2012-08-02 10:13:23 AM

Crewmannumber6: LOOOOOOVED The Guard! It's easy to see the writer/director is the brother of the writer/director of In Bruges (that must have been some house growing up).Haven't see The Good The Bad and The Weird but must check it out.


FTFM
shiat
 
2012-08-02 10:13:37 AM
My Top 10, no particular order:

Amadeus
Blade Runner
The Godfather (I & II)
Goodfellas
Crimes and Misdemeanors
Pulp Fiction
Miller's Crossing
Dr. Strangelove
The Sting
Fight Club

Honorable mentions to Children of Men, Raising Arizona, Alien, The Bicycle Thief, Rear Window, The Shining.
 
2012-08-02 10:16:07 AM

simplicimus: Really, "Vertigo" ? I will gladly accede that "Citizen Kane" is not all that and a bag of nuts. But "A face in the crowd" and "Meet John Doe" are far better films.


Kane had a story and a message.
Vertigo, not so much.

I would get if Kane lost to Avatar, which also had a message, but not Vertigo.

The special effects in Vertigo were silly.
 
2012-08-02 10:18:02 AM

Mr_Fabulous: My Top 10, no particular order:

Amadeus
Blade Runner
The Godfather (I & II)
Goodfellas
Crimes and Misdemeanors
Pulp Fiction
Miller's Crossing
Dr. Strangelove
The Sting
Fight Club

Honorable mentions to Children of Men, Raising Arizona, Alien, The Bicycle Thief, Rear Window, The Shining.


Fark! I forgot to mention 12 Monkeys!
 
2012-08-02 10:20:04 AM
Rear Window. But this is a damn fine film in its own right -


gothamist.com
 
2012-08-02 10:21:35 AM

thornhill: A very brief explanation of why Vertigo is Hitchock's best film and deserves to be called the greatest film: There are two films going on at the same time within Vertigo. There's the story line we get through the dialogue (the whole thing with Madeline being possessed by a ghost), and what the film is really about told purely through visuals (Scottie's impotence). It's a commentary one how film is a visual medium, and that if you focus on dialogue, you're failing to take advantage of the medium (so for viewers who only pay attention to Vertigo's dialogue rather than what they see on the screen -- right down to the choice of color in costumes and props -- they are faked out by the possession plot which is a red herring). The final act of the film is particularly brilliant. Hitchcock gives us the big reveal with 30 minutes still to go, but instead of creating less suspense, it creates more because we're anxious about what will happen if Judy gets caught, and perplexed about her actions -- her willingness to be remade into a dead woman and the fact that she recognizes what is happening.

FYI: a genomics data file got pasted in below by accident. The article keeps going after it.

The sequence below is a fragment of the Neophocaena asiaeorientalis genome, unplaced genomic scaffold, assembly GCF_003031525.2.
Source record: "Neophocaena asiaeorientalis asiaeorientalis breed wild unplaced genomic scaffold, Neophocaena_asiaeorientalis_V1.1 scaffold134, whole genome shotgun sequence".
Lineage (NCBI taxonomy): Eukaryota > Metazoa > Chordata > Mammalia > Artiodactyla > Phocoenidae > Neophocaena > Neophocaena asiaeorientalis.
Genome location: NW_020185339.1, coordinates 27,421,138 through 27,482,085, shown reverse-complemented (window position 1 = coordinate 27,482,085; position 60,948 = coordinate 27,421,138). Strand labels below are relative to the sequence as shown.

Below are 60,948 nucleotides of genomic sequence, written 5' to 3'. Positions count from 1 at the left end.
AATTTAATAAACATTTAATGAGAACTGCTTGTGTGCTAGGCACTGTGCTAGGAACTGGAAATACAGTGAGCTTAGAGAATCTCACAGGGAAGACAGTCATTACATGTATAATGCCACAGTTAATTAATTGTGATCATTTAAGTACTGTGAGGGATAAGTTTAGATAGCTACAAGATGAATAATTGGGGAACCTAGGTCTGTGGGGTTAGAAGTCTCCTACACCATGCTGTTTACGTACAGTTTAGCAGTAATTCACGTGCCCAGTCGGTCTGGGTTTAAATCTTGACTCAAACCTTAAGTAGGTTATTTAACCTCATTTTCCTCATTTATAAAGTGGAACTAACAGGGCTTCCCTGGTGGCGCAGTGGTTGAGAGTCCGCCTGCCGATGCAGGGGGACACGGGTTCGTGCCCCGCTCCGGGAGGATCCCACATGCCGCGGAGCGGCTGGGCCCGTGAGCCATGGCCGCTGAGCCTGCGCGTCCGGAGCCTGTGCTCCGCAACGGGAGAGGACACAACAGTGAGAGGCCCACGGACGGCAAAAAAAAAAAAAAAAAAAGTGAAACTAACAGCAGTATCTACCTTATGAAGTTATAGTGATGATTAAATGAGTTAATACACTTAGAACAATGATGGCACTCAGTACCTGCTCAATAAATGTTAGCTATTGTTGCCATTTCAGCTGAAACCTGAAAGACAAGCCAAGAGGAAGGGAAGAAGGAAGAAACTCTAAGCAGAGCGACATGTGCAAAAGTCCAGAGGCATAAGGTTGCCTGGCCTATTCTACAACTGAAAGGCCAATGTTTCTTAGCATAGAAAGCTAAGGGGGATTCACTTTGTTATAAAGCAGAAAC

Like I had said previously, while the movie is great from a craftsmanship level, it never quite gells for me as a "great" movie. It's too cold, too sterile, too distant, too "arthouse" I guess I could say. That film needed the help of a writer like John Michael Hayes to put some more feeling and humor into the script. The characters don't really seem to be very involving other than Scottie, and even then, it's still difficult to identify with him. It's hard to connect to the movie on anything other than an intellectual level. Vertigo really suffers from the lack of warmth that his 4 John M Hayes scripted movies (Rear Window, To Catch a Theif, The Trouble With Harry, The Man Who Knew Too Much) had.
 
2012-08-02 10:22:58 AM

tenpoundsofcheese: The special effects in Vertigo were silly.


By today's standards, but in 1958 they f*@cked people up.
 
2012-08-02 10:24:12 AM
It insists upon itself.
 
2012-08-02 10:26:20 AM

Mr_Fabulous: My Top 10, no particular order:

Amadeus
Blade Runner
The Godfather (I & II)
Goodfellas
Crimes and Misdemeanors
Pulp Fiction
Miller's Crossing
Dr. Strangelove
The Sting
Fight Club

Honorable mentions to Children of Men, Raising Arizona, Alien, The Bicycle Thief, Rear Window, The Shining.


In the immortal words of Dug the dog from Up! "I've just met you and I love you"!
 
2012-08-02 10:27:33 AM
It's not the best film ever made (I'd lean towards Rashomon or The Seven Samurai, possibly the Bicycle Thief), but certainly the most influential. Welles basically created the modern art of filmmaking with the film (largely because he had no idea how other people made films - he relied primarily on his radio and theater background to guide him)- major innovations in cinematography, effects, use of soundtrack to not only evoke a mood but also to smooth edits, the first film to use an L cut to transition between scenes, the first film to rely heavily on flashbacks and use a non-linear narrative, the use of an audience surrogate (the reporter) which was extremely rare at the time and so on.


Also the film holds up extremely well for its age since many of the techniques it uses are still used today so it comes of as a very modern film (and I still find the journey Kane takes from idealistic young reformer to wealthy, corrupt powerbroker - the very thing he spoke out so passionately against in his youth to be fascinating).

So, best film ever made? Of course not - the film is 7 decades old and filmmakers just as brilliant and inventive as he was have built on what he did. However, it is a film that anyone with any sort of interest in film should see repeatedly (preferably with Ebert's commentary) and if you can't recognize its importance then you really shouldn't be talking about movies to begin with.
 
2012-08-02 10:31:39 AM